FIG. 4b is a TEM micrograph (3300×) of sample A after the aging step of the present invention;

FIG. 5a is a SEM micrograph (1000×) illustrating the distribution of precipitates in an 8% stretched 6013/6111 sample heated at 380° C. for 17 hours;

FIG. 5b is a SEM micrograph (500×) illustrating the distribution of precipitates in sample A, produced in accordance with the method of the present invention;

FIG. 6 is a SEM micrograph (200 μm width×150 μm height) illustrating the grain size of sample A processed using optimized downstream processing conditions in accordance with the method of the present invention;

FIG. 7 is a 10° misorientation grain boundary map (200 μm width×150 μm height) corresponding to the SEM micrograph of FIG. 6;

FIG. 8a is a SEM micrograph (150×) illustrating the recrystallized grain structure of sample A produced in accordance with the method of the present invention;

FIG. 8b is a SEM micrograph (500×) illustrating the recrystallized grain structure of sample A produced in accordance with the method of the present invention;

FIG. 9a is a SEM micrograph (150×) illustrating the recrystallized grain structure of sample B produced in accordance with the method of the present invention;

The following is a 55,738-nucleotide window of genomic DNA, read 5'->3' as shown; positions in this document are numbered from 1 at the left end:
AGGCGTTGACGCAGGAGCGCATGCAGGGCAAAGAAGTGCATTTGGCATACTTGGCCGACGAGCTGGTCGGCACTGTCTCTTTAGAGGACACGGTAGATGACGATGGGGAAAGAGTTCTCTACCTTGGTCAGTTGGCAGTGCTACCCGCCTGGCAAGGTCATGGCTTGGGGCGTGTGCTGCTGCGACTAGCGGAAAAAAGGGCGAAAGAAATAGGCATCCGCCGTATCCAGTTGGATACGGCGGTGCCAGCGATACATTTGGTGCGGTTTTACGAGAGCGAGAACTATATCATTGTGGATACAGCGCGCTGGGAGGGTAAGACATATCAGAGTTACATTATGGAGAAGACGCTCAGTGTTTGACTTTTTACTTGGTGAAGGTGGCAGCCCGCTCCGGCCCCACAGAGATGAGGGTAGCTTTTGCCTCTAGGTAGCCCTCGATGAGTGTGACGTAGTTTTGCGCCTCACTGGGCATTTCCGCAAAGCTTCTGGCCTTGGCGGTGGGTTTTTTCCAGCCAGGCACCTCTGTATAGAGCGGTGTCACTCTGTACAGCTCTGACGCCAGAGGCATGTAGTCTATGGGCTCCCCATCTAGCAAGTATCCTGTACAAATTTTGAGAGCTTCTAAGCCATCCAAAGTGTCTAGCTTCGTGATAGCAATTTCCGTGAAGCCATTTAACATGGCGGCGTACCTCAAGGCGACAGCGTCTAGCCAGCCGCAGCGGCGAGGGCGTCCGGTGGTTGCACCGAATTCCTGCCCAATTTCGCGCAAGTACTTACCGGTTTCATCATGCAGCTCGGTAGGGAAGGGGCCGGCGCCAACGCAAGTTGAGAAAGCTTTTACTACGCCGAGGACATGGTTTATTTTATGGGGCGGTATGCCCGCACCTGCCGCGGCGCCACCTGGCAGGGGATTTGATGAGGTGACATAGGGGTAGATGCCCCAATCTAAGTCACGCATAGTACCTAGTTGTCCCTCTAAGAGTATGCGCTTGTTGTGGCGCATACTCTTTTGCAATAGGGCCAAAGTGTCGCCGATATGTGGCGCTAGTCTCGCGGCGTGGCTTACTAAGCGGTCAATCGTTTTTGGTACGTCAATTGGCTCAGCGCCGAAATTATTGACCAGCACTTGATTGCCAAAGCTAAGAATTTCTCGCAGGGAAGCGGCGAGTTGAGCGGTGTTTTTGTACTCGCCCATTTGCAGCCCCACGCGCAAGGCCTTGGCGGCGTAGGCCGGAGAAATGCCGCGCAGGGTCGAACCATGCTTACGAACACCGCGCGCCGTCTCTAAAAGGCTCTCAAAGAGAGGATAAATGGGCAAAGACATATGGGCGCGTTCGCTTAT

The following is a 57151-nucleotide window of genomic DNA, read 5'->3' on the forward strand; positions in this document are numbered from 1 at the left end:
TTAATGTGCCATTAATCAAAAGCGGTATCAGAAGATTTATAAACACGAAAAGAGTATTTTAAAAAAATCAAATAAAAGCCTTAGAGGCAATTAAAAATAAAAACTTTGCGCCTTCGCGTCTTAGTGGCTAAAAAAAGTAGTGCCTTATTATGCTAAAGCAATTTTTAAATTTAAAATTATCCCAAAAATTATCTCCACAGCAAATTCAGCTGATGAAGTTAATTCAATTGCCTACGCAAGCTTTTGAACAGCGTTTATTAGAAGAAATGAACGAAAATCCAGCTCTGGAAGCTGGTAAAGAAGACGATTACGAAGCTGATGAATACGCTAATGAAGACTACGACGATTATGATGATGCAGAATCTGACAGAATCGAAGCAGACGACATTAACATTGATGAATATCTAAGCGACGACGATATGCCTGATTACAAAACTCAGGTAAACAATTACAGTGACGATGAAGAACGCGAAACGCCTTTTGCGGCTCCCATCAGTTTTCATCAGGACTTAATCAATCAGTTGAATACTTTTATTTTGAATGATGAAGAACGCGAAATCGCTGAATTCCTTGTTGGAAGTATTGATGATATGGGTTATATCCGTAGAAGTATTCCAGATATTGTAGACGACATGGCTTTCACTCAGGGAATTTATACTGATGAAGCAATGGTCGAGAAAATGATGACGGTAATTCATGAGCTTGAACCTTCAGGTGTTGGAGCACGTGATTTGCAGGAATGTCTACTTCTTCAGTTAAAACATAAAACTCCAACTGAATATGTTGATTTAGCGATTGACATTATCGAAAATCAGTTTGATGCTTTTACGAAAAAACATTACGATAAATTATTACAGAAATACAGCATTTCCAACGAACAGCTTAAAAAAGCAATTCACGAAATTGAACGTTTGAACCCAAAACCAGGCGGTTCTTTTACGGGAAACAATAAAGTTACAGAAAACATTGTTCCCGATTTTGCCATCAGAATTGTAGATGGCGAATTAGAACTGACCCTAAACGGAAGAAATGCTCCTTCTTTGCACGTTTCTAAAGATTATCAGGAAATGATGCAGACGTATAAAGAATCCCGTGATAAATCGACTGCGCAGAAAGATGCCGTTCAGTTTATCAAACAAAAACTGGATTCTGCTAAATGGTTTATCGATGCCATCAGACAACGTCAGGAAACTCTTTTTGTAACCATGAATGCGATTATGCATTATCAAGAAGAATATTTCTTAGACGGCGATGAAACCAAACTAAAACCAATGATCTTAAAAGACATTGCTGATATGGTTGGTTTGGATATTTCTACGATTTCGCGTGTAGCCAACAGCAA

FIG. 9b is a SEM micrograph (500×) illustrating the recrystallized grain structure of sample B produced in accordance with the method of the present invention;

FIG. 10a is a SEM micrograph (150×) illustrating the recrystallized grain structure of sample C produced in accordance with the method of the present invention;

FIG. 10b is a SEM micrograph (500×) illustrating the recrystallized grain structure of sample C produced in accordance with the method of the present invention;

FIG. 11a is a SEM micrograph (150×) illustrating the recrystallized grain structure of sample B produced in accordance with the method of the present invention;

FIG. 11b is a SEM micrograph (500×) illustrating the recrystallized grain structure of sample B produced in accordance with the method of the present invention;

FIG. 12 is a graph illustrating the variation of strain rate sensitivity with strain rate for uniaxial, step strain rate tests of sample A, produced in accordance with the method of the present invention, at 500° C. and 540° C.;

FIG. 13 is a graph illustrating the variation of elongation with strain rate for sample A, produced in accordance with the method of the present invention, at a temperature of 540° C.; and

FIG. 14 is a photograph of an undeformed sample alongside samples deformed to 350 to 375%, each of the samples representing sample A, produced in accordance with the method of the present invention.

DETAILED DESCRIPTION OF THE INVENTION

The preferred embodiments of the method of the present invention, and the alloys produced in accordance with the present invention, will now be described.

Providing An Alloy